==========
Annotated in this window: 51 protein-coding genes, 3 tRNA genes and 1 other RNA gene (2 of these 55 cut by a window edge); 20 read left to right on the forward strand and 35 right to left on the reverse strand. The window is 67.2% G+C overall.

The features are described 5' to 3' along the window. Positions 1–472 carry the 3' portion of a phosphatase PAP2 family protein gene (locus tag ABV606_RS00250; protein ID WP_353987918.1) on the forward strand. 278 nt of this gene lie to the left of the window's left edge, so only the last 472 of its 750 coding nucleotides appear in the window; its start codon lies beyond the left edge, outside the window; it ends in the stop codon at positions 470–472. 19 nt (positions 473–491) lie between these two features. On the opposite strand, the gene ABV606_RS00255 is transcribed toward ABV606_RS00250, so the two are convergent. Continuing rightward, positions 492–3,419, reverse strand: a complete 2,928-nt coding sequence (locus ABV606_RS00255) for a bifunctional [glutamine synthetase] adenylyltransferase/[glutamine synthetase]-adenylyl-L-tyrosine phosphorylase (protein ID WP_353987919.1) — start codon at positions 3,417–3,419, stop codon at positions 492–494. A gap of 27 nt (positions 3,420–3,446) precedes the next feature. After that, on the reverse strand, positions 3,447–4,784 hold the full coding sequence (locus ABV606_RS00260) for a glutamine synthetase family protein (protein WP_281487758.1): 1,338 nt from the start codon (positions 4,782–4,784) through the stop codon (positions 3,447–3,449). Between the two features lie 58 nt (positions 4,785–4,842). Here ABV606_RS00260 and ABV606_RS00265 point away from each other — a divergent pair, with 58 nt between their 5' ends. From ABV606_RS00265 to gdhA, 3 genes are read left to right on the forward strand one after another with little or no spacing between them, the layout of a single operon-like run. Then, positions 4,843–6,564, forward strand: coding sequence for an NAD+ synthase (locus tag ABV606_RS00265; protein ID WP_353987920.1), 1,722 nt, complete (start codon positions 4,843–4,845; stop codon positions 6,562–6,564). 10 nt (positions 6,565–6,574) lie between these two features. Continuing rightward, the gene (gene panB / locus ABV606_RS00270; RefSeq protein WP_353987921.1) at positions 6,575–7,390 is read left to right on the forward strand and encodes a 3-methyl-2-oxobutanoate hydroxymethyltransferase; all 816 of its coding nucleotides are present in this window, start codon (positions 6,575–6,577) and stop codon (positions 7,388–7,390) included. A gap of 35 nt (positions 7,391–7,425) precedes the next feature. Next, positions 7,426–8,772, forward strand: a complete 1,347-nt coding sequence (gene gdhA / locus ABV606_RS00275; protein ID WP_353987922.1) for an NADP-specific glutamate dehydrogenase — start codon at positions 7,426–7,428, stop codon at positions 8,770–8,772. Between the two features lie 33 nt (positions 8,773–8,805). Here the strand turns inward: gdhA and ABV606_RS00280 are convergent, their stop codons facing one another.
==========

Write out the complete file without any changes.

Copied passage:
Annotated in this window: 51 protein-coding genes, 3 tRNA genes and 1 other RNA gene (2 of these 55 cut by a window edge); 20 read left to right on the forward strand and 35 right to left on the reverse strand. The window is 67.2% G+C overall.

The features are described 5' to 3' along the window. Positions 1–472 carry the 3' portion of a phosphatase PAP2 family protein gene (locus tag ABV606_RS00250; protein ID WP_353987918.1) on the forward strand. 278 nt of this gene lie to the left of the window's left edge, so only the last 472 of its 750 coding nucleotides appear in the window; its start codon lies beyond the left edge, outside the window; it ends in the stop codon at positions 470–472. 19 nt (positions 473–491) lie between these two features. On the opposite strand, the gene ABV606_RS00255 is transcribed toward ABV606_RS00250, so the two are convergent. Continuing rightward, positions 492–3,419, reverse strand: a complete 2,928-nt coding sequence (locus ABV606_RS00255) for a bifunctional [glutamine synthetase] adenylyltransferase/[glutamine synthetase]-adenylyl-L-tyrosine phosphorylase (protein ID WP_353987919.1) — start codon at positions 3,417–3,419, stop codon at positions 492–494. A gap of 27 nt (positions 3,420–3,446) precedes the next feature. After that, on the reverse strand, positions 3,447–4,784 hold the full coding sequence (locus ABV606_RS00260) for a glutamine synthetase family protein (protein WP_281487758.1): 1,338 nt from the start codon (positions 4,782–4,784) through the stop codon (positions 3,447–3,449). Between the two features lie 58 nt (positions 4,785–4,842). Here ABV606_RS00260 and ABV606_RS00265 point away from each other — a divergent pair, with 58 nt between their 5' ends. From ABV606_RS00265 to gdhA, 3 genes are read left to right on the forward strand one after another with little or no spacing between them, the layout of a single operon-like run. Then, positions 4,843–6,564, forward strand: coding sequence for an NAD+ synthase (locus tag ABV606_RS00265; protein ID WP_353987920.1), 1,722 nt, complete (start codon positions 4,843–4,845; stop codon positions 6,562–6,564). 10 nt (positions 6,565–6,574) lie between these two features. Continuing rightward, the gene (gene panB / locus ABV606_RS00270; RefSeq protein WP_353987921.1) at positions 6,575–7,390 is read left to right on the forward strand and encodes a 3-methyl-2-oxobutanoate hydroxymethyltransferase; all 816 of its coding nucleotides are present in this window, start codon (positions 6,575–6,577) and stop codon (positions 7,388–7,390) included. A gap of 35 nt (positions 7,391–7,425) precedes the next feature. Next, positions 7,426–8,772, forward strand: a complete 1,347-nt coding sequence (gene gdhA / locus ABV606_RS00275; protein ID WP_353987922.1) for an NADP-specific glutamate dehydrogenase — start codon at positions 7,426–7,428, stop codon at positions 8,770–8,772. Between the two features lie 33 nt (positions 8,773–8,805). Here the strand turns inward: gdhA and ABV606_RS00280 are convergent, their stop codons facing one another.